HELIKITES CREATE AIRBORNE MOBILE AD-HOC RADIO NETWORK (MANET)
On Friday 19th October 2007, a small three cubic metre Low Visibility Skyhook Helikite lifted an ITT Spearnet Radio to 200ft above Allsopp Helikites flight testing grounds. Each Spearnet radio acts as a relay to every other radio, to automatically create a mobile, ad-hoc, internet-protocol network.
Good line of sight reception was reached out to six miles between hills. This was an area about 100 X greater than the radio would perform alone.
These radio waves can carry a lot of information including real-time video. However the high band width, high frequency radio waves required for this cannot bend around terrain. So without a high altitude relay they are normally restricted in range to less than 0.6 miles.
With a Skyhook Helikite a single soldier can create a large, reliable and widespread radio network in just a couple of minutes, from one position. Compare this to the present method, of using hundreds of soldiers to fight and capture every hill in the district for radio-relay purposes and then providing hundreds more soldiers to constantly defend them from attack.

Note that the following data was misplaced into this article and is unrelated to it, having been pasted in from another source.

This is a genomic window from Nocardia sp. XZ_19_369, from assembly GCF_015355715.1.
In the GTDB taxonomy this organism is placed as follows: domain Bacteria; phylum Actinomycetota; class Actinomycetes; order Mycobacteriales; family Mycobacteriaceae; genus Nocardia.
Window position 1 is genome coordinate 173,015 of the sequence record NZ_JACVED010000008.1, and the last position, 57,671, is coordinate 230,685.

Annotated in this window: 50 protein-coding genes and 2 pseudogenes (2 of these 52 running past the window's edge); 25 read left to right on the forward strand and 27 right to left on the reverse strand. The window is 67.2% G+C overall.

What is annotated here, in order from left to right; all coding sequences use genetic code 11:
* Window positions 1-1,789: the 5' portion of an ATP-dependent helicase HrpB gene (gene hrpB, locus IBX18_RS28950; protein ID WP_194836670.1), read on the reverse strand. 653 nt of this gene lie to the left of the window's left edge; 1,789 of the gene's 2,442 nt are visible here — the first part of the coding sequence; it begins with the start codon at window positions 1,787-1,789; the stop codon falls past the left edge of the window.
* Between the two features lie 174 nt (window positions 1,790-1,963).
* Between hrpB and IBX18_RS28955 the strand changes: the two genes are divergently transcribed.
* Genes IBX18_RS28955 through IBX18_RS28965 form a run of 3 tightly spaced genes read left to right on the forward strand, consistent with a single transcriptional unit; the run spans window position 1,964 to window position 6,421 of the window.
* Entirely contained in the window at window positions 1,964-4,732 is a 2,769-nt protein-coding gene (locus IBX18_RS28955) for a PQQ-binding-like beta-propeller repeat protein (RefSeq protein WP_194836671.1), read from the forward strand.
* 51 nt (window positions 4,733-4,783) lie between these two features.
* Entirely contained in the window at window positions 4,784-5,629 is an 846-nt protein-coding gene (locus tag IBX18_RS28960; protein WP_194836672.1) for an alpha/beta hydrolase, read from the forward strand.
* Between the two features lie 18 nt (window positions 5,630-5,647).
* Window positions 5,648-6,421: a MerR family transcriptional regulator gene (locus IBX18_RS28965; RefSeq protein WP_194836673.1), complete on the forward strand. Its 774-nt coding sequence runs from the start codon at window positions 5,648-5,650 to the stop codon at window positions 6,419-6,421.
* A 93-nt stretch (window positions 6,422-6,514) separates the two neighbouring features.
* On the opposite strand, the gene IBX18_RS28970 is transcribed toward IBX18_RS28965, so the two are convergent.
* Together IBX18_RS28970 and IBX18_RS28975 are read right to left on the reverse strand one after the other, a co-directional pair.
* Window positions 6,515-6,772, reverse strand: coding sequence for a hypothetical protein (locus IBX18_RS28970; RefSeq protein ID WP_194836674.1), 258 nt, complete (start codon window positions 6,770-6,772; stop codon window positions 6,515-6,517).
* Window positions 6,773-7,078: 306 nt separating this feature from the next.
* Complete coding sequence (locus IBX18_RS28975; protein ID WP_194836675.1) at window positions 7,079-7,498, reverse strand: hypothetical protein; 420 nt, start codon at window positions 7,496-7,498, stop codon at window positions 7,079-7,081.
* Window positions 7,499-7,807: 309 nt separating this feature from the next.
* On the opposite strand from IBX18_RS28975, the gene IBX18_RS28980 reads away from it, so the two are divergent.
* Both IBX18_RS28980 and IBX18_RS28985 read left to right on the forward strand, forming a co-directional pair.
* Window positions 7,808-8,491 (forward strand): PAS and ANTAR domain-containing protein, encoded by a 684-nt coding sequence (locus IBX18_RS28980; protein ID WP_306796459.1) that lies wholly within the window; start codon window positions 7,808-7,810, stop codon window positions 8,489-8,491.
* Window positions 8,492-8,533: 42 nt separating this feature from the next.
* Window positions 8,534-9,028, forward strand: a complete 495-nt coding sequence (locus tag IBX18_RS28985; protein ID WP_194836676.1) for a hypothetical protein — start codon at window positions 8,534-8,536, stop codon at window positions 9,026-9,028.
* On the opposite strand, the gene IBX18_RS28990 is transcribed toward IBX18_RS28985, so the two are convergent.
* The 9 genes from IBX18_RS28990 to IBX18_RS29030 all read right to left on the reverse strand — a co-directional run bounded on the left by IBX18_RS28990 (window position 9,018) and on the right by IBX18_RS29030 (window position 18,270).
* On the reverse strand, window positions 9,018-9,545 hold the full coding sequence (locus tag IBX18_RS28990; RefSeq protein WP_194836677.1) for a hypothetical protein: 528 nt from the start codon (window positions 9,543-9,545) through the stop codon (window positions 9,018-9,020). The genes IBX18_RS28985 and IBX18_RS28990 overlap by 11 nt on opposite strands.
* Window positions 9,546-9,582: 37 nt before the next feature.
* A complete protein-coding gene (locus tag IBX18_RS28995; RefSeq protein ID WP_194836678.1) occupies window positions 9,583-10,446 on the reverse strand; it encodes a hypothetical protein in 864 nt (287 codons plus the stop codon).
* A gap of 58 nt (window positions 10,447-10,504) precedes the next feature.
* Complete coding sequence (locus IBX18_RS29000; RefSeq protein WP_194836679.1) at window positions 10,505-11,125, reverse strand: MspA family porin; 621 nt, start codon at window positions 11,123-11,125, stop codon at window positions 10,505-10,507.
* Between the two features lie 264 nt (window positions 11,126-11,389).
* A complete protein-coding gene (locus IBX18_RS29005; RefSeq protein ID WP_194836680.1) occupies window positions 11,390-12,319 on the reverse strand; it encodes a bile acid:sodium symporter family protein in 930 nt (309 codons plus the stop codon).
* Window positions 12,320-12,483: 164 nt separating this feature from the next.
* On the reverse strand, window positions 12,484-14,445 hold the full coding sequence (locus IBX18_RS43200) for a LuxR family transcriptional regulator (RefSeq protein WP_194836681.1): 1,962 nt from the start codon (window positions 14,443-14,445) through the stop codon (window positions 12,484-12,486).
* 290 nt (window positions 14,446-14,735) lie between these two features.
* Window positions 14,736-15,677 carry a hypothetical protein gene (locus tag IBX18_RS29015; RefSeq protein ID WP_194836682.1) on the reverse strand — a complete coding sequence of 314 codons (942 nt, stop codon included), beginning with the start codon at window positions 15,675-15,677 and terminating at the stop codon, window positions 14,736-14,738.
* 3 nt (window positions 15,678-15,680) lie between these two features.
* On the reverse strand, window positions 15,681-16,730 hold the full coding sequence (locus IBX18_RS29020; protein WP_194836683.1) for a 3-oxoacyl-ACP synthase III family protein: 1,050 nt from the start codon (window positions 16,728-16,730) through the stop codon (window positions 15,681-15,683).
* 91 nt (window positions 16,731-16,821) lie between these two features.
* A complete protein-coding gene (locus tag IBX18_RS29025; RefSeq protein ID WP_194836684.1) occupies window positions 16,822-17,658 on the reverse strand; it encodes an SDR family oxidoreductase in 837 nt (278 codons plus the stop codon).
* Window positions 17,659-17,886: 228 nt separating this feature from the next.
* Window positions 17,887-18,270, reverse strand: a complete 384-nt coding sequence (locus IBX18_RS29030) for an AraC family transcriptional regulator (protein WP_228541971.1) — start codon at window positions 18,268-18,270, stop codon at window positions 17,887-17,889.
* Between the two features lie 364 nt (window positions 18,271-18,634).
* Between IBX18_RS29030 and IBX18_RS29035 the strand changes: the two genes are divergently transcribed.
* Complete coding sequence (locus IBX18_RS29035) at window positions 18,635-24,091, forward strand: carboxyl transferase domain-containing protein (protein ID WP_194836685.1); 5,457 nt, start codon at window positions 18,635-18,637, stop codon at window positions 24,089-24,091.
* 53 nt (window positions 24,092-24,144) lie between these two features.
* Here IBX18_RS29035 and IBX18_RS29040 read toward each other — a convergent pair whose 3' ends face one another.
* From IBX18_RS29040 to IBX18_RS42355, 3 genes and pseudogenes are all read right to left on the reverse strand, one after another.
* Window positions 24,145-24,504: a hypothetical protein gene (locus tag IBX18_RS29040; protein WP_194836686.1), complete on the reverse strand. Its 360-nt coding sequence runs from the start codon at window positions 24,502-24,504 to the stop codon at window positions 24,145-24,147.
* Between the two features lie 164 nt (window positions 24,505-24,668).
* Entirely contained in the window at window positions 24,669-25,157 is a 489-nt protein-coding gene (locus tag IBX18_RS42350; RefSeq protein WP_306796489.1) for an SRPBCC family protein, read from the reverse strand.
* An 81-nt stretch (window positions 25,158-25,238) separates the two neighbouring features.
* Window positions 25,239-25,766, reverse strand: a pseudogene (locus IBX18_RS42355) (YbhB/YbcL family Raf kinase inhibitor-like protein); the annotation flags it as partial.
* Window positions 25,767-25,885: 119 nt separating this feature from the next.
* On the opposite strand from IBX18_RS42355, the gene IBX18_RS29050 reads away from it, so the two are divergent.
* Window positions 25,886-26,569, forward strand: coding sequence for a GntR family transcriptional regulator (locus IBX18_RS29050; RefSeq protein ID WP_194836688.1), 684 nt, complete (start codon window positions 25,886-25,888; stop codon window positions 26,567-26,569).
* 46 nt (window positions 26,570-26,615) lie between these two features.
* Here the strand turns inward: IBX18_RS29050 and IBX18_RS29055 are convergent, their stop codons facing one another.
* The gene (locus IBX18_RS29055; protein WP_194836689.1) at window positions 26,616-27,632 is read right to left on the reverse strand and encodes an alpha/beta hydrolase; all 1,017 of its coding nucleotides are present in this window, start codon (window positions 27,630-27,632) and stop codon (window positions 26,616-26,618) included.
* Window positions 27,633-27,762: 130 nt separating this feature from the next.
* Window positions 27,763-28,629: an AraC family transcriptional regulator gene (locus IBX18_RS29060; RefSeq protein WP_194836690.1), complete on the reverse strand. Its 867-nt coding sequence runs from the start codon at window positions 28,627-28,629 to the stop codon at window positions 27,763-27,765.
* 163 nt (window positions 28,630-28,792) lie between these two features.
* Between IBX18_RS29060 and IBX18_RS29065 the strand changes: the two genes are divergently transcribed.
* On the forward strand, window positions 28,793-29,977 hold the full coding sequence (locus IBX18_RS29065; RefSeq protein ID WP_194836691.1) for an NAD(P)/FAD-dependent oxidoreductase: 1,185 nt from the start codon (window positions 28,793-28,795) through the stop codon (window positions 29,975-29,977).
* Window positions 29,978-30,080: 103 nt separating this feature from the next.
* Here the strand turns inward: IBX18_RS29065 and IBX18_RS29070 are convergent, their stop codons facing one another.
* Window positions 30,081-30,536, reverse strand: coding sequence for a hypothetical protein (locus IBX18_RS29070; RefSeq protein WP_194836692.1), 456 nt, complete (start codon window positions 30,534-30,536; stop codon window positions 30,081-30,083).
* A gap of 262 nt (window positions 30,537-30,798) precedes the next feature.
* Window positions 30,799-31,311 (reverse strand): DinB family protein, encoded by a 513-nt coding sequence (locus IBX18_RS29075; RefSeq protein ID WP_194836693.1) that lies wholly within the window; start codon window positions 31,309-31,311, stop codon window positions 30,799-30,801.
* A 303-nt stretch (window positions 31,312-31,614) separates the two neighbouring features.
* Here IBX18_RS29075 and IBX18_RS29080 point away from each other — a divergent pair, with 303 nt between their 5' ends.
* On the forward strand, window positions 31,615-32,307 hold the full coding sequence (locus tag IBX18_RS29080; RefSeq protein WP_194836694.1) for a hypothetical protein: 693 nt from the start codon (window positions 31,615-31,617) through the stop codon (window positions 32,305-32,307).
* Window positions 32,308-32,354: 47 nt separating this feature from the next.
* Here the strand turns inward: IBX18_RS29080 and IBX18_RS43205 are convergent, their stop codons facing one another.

This test was carried out with the Helikite flying at only 200ft which is the legal altitude limit. However, there was enough spare lift to have flown the 700g radio to 1,500ft if allowed.
This correlates with previous unconnected radio-relay tests in the USA using similar Helikites flown to 1,500ft that sent packet video data 61 miles in flat terrain and provided excellent coverage in hilly areas.
Helikites are inexpensive, all-weather and permanent. Everything needed, including Helikite, helium cylinder, line and reel only comes to a weight of 15Kg and can easily be fitted into a small rucksack.
Therefore this is a significant event, because for the first time there is an easy and practical way to spread the full power of the internet over the full surface of the land or sea without the need for expensive infrastructure.
Now unmanned ground vehicles and unmanned sensors can be deployed anywhere in significant numbers and permanently controlled from any position in the world via the internet.
Its not just for soldiers. New civilian orientated MANET radios lifted on small Skyhook Helikites allow anyone to create their own instant, long-range, internet protocol radio network. Useful for civilian users such as firefighters, coastguards, police, loggers, mineral surveyors, mountain rescue etc.